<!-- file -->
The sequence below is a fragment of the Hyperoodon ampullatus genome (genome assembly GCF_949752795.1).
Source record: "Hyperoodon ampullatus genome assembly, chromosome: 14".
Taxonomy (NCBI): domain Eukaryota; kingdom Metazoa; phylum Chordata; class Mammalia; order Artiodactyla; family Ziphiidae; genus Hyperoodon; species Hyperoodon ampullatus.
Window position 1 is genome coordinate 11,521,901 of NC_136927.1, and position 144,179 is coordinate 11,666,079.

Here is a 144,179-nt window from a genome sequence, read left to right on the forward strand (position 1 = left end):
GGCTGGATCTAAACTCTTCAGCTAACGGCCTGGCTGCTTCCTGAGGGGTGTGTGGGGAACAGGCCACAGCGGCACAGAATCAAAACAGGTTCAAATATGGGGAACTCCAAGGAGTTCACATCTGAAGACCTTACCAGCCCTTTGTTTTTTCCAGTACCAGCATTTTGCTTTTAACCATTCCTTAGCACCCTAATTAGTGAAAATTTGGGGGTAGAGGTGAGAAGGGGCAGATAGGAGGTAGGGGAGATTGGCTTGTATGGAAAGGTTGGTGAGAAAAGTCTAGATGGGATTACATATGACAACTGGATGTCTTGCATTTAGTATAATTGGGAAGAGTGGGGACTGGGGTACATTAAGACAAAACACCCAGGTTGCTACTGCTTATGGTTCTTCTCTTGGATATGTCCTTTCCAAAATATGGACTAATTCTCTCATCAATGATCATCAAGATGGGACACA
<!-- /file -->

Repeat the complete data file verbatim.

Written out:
The sequence below is a fragment of the Hyperoodon ampullatus genome (genome assembly GCF_949752795.1).
Source record: "Hyperoodon ampullatus genome assembly, chromosome: 14".
Taxonomy (NCBI): domain Eukaryota; kingdom Metazoa; phylum Chordata; class Mammalia; order Artiodactyla; family Ziphiidae; genus Hyperoodon; species Hyperoodon ampullatus.
Window position 1 is genome coordinate 11,521,901 of NC_136927.1, and position 144,179 is coordinate 11,666,079.

Here is a 144,179-nt window from a genome sequence, read left to right on the forward strand (position 1 = left end):
GGCTGGATCTAAACTCTTCAGCTAACGGCCTGGCTGCTTCCTGAGGGGTGTGTGGGGAACAGGCCACAGCGGCACAGAATCAAAACAGGTTCAAATATGGGGAACTCCAAGGAGTTCACATCTGAAGACCTTACCAGCCCTTTGTTTTTTCCAGTACCAGCATTTTGCTTTTAACCATTCCTTAGCACCCTAATTAGTGAAAATTTGGGGGTAGAGGTGAGAAGGGGCAGATAGGAGGTAGGGGAGATTGGCTTGTATGGAAAGGTTGGTGAGAAAAGTCTAGATGGGATTACATATGACAACTGGATGTCTTGCATTTAGTATAATTGGGAAGAGTGGGGACTGGGGTACATTAAGACAAAACACCCAGGTTGCTACTGCTTATGGTTCTTCTCTTGGATATGTCCTTTCCAAAATATGGACTAATTCTCTCATCAATGATCATCAAGATGGGACACA